Where the beneficiary in a life insurance policy forfeits her right to the proceeds by reason of her act in causing the death of the insured, the statute names as beneficiaries the heirs at law of the decedent. Such heirs take as purchasers and are entitled to the benefits due under the policy as against the claims of creditors or of the administrator of the estate of the insured.
In 1969 and again in 1970 Henry Thornton took out policies of life insurance naming his wife, Willie Mae, beneficiary. In January, 1971, he died as a result of a pistol wound inflicted by Willie Mae who subsequently was indicted and pleaded guilty to voluntary manslaughter. H. E. Thornton, proprietor of a mortuary which had interred the body of the decedent, was appointed administrator of the estate as a creditor, the bill remaining unpaid. He brought this action against National Life & Accident Insurance Company to recover the face amount of the policies. The defendant filed a motion for summary judgment, contending that in no event would the plaintiff be entitled to recover since the proceeds of the policies constituted no part of the decedent's estate. The trial court denied the motion and certified this judgment for review.
We have two Code sections the primary purpose of which is to reduce the profits of crime. Under Code Ann. 113-909 no person who kills another with malice shall inherit from him "any property which the person so killing would take by deed, will or otherwise at the death of the deceased" but the property shall go to such other heirs as may be entitled under the laws of descent and distribution "or by will, deed, or other conveyance duly executed by the deceased in his or her lifetime." The language of this section suggests that it refers to heritable property owned by the decedent and properly a part of his estate. While an insured is the owner of a contract of insurance on his own life, this is a different sort of ownership because he cannot, unless he elects to turn the policy in for its cash surrender value, make its proceeds available to himself during his lifetime. Code Ann. 56-2506, on the other hand, deals directly with the proceeds of such policies where the beneficiary is guilty of voluntary homicide of the insured, and, in this case, "all right, interest, estate and proceeds in such an insurance policy shall go to such other heirs of the deceased as may be entitled thereto by the laws of descent and distribution of this State," provided there is no secondary beneficiary named. The language, as to the persons designated to take, is the same in both statutes. Code Ann. 113-909 may or may not throw the assets there specified into the estate, depending upon the instrument executed by the decedent, but if the assets are a part of the estate, then the right to administer them is in the administrator or executor under Code 113-907. But Code Ann. 56-2505 specifically excludes the proceeds of life insurance policies made payable to beneficiaries (other than the insured, his administrator, or the person procuring the policy) from the estate and establishes the right of the beneficiary as paramount to that of creditors and representatives of the insured. That this was also the former law see Foster v. Cheek, 212 Ga. 821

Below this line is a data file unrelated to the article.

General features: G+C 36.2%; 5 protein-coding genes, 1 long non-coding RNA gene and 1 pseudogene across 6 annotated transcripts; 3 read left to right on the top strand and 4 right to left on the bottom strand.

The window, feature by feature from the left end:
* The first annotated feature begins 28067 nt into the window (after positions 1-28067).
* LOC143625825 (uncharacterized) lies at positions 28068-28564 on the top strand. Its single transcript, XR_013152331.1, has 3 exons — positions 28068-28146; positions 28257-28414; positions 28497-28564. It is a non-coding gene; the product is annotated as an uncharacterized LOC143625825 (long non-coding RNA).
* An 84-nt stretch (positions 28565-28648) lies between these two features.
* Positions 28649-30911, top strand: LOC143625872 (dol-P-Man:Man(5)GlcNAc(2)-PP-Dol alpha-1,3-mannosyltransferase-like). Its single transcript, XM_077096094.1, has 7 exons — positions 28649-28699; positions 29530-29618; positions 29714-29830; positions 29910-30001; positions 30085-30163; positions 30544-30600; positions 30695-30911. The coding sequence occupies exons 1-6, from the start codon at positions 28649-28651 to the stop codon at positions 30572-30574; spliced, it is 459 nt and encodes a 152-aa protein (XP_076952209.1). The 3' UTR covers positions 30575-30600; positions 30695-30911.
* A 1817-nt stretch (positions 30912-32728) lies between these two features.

, 828 (96 SE2d 545
). A legislative scheme is thus clear that unless the insured affirmatively indicates that the estate is intended as beneficiary, the policy proceeds go to the beneficiary as against the claims of creditors or personal
representatives of the deceased. This is generally true even where no beneficiary is named in the policy, but a statute indicates for whose benefit the proceeds are to be used in such event. See Poss v. Craven, 153 Fla. 720 (15 S2d 671). Here the beneficiary designated, by her act in causing the death of the insured, became as a matter of law incapable of recovering as such, and the law substituted in her place those heirs designated by the laws of descent and distribution. It is as though the insured simply designated his "heirs" as the beneficiary, and the fact that the law made the designation instead of the insured does not change the picture. Where the beneficiaries of the policy were designated to be the heirs of the insured "the proceeds of this policy were not . . . any part of the estate of the assured, and therefore, not subject to the claims of his creditors." Hubbard, Price & Co. v. Turner, 93 Ga. 752, 754 (20 SE 640, 30 LRA 593).
It follows that the heirs of the decedent are entitled to the proceeds of the life insurance policies as against the claims of either a creditor or personal representative of the decedent. The plaintiff Thornton is not an heir, and is an administrator of the estate merely by virtue of his status as a creditor. He is not, therefore, entitled to recover the proceeds of the policy. The trial court erred in denying the defendant insurer's motion for summary judgment based on this ground only.
Judgment reversed. Jordan, P. J., and Clark, J., concur.